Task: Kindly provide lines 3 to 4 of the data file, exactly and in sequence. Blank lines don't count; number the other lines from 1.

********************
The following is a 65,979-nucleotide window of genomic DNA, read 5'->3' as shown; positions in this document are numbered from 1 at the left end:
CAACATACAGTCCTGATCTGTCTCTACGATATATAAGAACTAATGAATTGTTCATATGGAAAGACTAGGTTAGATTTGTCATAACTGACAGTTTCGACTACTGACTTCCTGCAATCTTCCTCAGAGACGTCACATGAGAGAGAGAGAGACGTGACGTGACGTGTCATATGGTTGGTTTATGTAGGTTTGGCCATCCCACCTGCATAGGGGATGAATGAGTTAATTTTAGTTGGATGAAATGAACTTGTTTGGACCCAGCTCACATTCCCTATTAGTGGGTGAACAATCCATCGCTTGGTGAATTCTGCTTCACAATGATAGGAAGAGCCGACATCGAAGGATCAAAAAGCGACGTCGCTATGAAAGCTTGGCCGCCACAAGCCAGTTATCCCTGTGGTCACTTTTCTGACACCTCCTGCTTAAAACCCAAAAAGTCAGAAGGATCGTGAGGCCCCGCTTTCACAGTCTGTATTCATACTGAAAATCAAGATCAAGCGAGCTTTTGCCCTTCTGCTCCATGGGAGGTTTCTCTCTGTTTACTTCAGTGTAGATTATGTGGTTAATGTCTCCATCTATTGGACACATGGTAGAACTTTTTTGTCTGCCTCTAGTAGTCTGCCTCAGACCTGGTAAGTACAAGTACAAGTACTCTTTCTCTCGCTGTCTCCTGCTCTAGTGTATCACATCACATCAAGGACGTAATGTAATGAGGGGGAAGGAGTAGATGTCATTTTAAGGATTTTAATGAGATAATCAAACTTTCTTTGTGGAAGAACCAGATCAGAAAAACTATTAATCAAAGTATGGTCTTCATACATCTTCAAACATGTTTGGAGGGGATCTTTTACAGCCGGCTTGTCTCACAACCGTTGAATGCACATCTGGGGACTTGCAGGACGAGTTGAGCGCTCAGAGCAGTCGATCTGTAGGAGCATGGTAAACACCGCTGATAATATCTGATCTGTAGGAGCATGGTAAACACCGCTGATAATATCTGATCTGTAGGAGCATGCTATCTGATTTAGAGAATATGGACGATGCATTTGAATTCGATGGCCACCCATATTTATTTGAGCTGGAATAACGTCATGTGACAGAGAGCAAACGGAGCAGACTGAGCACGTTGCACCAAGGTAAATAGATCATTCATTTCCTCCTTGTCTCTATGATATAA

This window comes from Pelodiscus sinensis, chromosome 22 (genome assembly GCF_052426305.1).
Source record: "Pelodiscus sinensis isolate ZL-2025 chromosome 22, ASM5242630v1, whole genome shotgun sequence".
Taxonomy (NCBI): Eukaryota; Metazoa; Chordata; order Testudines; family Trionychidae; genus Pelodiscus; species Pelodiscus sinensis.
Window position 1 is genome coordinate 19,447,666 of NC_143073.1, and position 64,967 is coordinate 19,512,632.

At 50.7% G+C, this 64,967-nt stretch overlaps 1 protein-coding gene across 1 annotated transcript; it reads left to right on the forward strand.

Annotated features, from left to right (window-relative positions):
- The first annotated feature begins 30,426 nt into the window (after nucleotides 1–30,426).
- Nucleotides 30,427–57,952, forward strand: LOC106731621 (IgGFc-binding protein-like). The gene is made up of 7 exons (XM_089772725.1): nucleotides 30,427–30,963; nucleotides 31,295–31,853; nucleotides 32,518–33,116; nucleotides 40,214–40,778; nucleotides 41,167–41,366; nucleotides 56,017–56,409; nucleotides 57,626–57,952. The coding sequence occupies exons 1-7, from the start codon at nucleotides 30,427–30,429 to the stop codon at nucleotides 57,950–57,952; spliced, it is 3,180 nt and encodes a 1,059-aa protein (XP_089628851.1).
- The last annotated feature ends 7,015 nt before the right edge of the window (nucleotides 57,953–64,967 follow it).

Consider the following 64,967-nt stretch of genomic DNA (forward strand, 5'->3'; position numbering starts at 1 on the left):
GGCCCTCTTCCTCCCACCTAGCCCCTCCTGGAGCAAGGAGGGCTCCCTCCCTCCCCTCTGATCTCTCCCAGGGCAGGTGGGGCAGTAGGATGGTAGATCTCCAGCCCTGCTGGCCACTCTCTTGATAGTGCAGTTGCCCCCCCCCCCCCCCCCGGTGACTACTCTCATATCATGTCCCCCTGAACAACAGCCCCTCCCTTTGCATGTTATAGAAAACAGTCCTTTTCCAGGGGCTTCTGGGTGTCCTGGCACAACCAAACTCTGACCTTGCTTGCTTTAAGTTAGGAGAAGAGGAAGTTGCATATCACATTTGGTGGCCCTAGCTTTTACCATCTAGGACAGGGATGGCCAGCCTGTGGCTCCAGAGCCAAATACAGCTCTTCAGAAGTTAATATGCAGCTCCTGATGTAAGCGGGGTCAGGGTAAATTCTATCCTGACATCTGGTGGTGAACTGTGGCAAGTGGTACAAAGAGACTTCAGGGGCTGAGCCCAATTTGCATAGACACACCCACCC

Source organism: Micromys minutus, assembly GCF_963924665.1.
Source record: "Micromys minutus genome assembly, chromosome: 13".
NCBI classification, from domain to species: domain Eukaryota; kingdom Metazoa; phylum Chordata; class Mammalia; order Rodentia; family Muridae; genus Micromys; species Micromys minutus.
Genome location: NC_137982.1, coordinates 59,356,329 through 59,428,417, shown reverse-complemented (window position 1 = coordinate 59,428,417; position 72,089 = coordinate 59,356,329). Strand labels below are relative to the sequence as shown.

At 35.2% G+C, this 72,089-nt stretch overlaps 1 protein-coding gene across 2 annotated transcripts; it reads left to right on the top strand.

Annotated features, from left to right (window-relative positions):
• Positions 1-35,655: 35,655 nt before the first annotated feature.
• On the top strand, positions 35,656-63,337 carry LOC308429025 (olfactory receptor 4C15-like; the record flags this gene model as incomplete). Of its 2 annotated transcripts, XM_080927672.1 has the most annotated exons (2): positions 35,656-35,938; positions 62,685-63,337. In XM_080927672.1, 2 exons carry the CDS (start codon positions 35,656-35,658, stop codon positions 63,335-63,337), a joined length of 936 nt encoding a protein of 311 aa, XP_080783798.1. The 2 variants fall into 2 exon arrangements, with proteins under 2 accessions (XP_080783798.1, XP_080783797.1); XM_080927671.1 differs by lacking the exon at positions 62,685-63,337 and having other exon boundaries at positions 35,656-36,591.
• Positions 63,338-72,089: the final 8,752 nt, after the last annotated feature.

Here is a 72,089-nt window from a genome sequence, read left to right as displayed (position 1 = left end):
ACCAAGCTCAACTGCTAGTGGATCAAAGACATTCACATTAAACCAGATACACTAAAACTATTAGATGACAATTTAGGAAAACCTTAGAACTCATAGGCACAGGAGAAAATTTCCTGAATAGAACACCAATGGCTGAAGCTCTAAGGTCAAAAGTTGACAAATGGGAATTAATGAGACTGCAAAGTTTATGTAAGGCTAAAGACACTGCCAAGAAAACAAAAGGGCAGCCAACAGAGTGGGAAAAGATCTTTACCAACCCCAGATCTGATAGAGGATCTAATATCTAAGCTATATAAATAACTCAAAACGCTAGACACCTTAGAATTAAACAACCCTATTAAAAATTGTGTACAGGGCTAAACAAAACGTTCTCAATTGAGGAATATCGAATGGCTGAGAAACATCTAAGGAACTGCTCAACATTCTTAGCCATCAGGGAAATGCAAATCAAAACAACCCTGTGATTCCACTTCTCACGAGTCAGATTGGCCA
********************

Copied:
This window comes from Pelodiscus sinensis, chromosome 22 (genome assembly GCF_052426305.1).
Source record: "Pelodiscus sinensis isolate ZL-2025 chromosome 22, ASM5242630v1, whole genome shotgun sequence".